"I was touring around China on holiday 11 years ago and I'm expecting huge changes in the city. It'll be fascinating to see that, and I'm also intrigued and excited by the prospect of the handover of the flag to London.


"As to the Games themselves, I think some of the venues will be fascinating. It's a cliché answer but it's still true: it's a lot of work for us broadcasters but you get up every morning and there's a spring in your step because you know somebody's life is going to change for the better and to be sitting there watching it... it's hard to describe how exciting a day at the Olympics can be because you just don't know what's going to come up.


"Things fly at you from all sides – it's just this fantastic cornucopia of sport and it's a fantastic feeling working at it.


"I was actually in Moscow when the IOC announced that it would be Beijing in 2008, so I was covering the event for news and a lot of the questions that are now being raised, I and many other journalists present raised at the time. So to me this whole situation is rather old.


"On a personal level, China is an absolutely wonderful and fascinating country and I have met some of the friendliest people I've ever met there while travelling around the world so I'm really looking forward to going back.


"Looking at the action there, Michael Phelps could be an interesting one in the pool. With him it's not a question of will he win a gold medal, it's how many, and I'll be interested to see how many he does get.


"I'm also interested to see how the three-day eventers get on in Hong Kong, and having just watched the world track cycling championships I'm very excited about Britain's chances because it was such an uplifting event in Manchester.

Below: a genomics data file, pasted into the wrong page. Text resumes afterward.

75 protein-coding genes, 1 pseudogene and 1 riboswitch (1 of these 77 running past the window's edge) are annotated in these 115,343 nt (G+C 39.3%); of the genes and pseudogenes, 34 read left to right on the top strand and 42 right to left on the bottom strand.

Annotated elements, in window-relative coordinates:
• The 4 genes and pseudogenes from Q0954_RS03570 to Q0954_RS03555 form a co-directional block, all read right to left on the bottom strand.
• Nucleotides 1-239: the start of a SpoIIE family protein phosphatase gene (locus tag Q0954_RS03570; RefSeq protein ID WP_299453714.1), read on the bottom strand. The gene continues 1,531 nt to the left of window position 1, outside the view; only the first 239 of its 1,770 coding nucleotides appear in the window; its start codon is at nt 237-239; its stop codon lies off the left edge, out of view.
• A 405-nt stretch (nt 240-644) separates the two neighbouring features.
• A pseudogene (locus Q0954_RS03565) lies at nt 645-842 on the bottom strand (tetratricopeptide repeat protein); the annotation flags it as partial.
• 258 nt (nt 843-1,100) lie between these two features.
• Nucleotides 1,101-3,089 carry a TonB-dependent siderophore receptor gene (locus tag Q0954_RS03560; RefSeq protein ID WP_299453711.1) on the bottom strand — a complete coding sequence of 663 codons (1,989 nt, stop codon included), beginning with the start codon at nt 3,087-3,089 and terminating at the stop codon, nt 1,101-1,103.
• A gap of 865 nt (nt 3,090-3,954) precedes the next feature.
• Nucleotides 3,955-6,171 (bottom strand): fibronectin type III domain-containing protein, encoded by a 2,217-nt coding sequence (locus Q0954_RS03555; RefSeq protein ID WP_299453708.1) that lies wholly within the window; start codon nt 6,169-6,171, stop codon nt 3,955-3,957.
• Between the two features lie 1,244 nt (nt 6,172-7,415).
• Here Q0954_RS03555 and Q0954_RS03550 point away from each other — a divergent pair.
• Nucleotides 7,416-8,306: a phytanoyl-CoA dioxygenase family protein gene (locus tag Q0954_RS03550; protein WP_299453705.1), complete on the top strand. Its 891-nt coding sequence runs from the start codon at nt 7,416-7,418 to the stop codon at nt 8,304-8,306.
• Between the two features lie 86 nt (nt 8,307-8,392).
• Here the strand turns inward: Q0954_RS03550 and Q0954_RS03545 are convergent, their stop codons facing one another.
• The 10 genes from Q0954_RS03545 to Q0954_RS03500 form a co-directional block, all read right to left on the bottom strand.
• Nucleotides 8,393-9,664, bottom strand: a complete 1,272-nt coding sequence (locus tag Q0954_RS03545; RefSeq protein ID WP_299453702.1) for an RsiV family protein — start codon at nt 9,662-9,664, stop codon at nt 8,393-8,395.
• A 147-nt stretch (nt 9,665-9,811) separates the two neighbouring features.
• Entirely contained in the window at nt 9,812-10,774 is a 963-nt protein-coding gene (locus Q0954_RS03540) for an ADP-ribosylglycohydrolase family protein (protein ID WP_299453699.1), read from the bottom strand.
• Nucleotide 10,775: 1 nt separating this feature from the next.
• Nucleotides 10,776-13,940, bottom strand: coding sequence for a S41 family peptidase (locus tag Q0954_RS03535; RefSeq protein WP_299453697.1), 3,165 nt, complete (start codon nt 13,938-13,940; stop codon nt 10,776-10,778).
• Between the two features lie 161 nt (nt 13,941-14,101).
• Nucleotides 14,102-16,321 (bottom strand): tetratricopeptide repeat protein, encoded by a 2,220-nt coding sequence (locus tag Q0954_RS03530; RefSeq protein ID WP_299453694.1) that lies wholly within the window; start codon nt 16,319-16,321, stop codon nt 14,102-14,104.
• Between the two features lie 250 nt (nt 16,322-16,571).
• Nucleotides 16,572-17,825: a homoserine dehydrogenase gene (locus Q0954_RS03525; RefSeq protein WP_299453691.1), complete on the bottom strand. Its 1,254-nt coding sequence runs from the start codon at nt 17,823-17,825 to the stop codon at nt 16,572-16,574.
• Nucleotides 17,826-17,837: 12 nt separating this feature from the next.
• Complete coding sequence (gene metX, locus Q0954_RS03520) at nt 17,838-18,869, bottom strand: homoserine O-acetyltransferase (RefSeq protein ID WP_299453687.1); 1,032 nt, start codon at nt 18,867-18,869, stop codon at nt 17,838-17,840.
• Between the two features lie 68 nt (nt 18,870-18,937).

"For me half of the joy of the Olympics is in celebrating achievements of people whose countries we've never been to and never seen and seeing what it means to them – like when Jefferson Perez won Ecuador's first ever medal – which happened to be gold – a few years back.


"I love the fact you see the making – and indeed breaking – of national heroes from all around the world and that's as rewarding sometimes for me as to see a British gold medal.


"But in saying that I've been lucky to work at the last couple where our medal count has been boosted substantially and I've got a big feeling of optimism about our chances in very many sports and hopefully we can do even better and peak as we come up to 2012.


"I remember going to Athens one year before the Games and they had a host of problems beforehand and I thought, why would you ever bid for an Olympic Games? Seeing the pain these people were in with cranes and construction… it was a nightmare!


"But the feelgood factor afterward so saturated the whole of Greece – a Greek friend said you can't describe the feeling of pride and success that Greece feels now. We did it!


"So for London, yes it'll be painful on the way but there's something about an Olympic Games – and I've seen this in so many cities – suddenly the country wakes up about a week beforehand and when it's on everyone thinks this is the best thing we've ever done, and I'm looking forward to seeing that in the people of Britain because they've not had a chance by and large to experience it.


"It's a fantastic feeling when it's on and it's so inspirational not just to athletes but to people in general."